Experimental results

Now, let us test the protocol experimentally using a superconducting flux qubit, where O is a measurement whose result is not inspected: Schild and Emary27 call this a ‘blind measurement’ but here we refer to it as a ‘measurement pulse’ due to the way it is implemented in our system. We find de>dg, and a violation of (7) dρdg=−0.063177 which is 84 s.d. away from zero (shown in Fig. 2). Despite our use of a relatively low fidelity qubit, we are able to reach very low uncertainties by performing 7 × 106 trials per data point (see Fig. 3). A more pristine flux qubit with increased visibility and longer coherence times could display an even stronger violation of the macrorealist view. Our strict test of macrorealism provides evidence for a superposition of magnetic moments equivalent to several hundred thousand static electron spins pointing in opposite directions simultaneously. For further discussion on measures of macroscopicity, see Supplementary Note 3.

Figure 2: Experimental setup and results.
Figure 2

(a) Our superconducting flux qubit (yellow) is a micrometre scale device, features three Josephson junctions (crosses), is controlled with microwave pulses (orange) and is readout through magnetic coupling to a Josephson Bifurcation Amplifier (JBA, green) driven by a modulated voltage (blue). Pulses not to scale. (b) The expectation value of the final measurement with and without the measurement pulse O, for the three preparations g,e, and ρ (represented by a S1 pulse angle of 0,π and π/2 respectively, see Fig. 1). The error bars represent 10 s.d. (c) The difference between the expectation values is our measure of the disturbance of the operation at t2. The measure is more negative for a quantum preparation (ρ) than for either classical preparation (g or e). (d) dρ violates the macrorealist (MR) bound with a high degree of statistical significance.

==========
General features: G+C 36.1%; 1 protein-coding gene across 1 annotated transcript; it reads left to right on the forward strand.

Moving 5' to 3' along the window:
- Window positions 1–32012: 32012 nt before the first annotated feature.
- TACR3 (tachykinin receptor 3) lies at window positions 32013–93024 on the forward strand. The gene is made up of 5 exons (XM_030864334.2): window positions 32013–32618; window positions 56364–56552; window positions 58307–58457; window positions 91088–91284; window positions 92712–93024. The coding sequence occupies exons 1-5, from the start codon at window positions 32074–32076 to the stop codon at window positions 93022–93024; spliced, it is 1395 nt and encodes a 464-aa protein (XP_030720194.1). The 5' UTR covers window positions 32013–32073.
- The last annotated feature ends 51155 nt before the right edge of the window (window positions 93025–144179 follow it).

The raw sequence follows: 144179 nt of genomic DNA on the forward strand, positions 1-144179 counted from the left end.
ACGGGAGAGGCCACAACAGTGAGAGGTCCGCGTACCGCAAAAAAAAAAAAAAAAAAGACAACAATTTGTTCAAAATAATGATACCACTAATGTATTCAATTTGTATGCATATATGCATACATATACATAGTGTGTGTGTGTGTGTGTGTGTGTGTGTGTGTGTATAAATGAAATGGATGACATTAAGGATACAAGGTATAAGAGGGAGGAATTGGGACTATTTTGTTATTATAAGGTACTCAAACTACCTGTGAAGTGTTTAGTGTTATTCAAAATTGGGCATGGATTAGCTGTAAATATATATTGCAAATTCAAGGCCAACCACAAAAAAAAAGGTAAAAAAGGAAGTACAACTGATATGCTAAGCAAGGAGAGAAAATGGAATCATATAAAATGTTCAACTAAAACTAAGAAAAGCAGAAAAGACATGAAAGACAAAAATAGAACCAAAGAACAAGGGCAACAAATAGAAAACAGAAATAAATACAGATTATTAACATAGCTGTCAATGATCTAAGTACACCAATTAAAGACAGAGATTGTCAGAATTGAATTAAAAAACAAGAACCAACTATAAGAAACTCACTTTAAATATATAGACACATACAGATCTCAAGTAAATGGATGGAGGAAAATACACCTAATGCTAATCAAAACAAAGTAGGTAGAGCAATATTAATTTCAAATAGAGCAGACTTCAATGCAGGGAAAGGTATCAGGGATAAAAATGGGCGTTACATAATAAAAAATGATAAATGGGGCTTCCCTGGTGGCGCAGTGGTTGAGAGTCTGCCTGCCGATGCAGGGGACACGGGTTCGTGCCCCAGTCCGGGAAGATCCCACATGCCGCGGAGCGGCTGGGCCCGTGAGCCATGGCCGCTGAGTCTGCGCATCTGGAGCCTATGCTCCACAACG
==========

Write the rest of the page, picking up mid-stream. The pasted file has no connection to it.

Figure 3: Control pulses.
Figure 3

To measure dg, dρ, de, the control circuitry of our system was arranged in three separate experiments so that the pseudo-spin rotation angles of S1 and S2 were, respectively (0, θ),(θ, θ),(2θ, θ) for a range of angles θ. We then selected the data corresponding to θ=π/2, (c.f. Fig. 1b,c) which corresponds to a certain microwave pulse power (shown with a dotted vertical line). Error bars correspond to a 95% confidence interval. The microwave amplitude shown is at the signal generator (it is attenuated before reaching the flux qubit). For quantum mechanical curves, see Supplementary Note 2 and Supplementary Fig. 1.

Discussion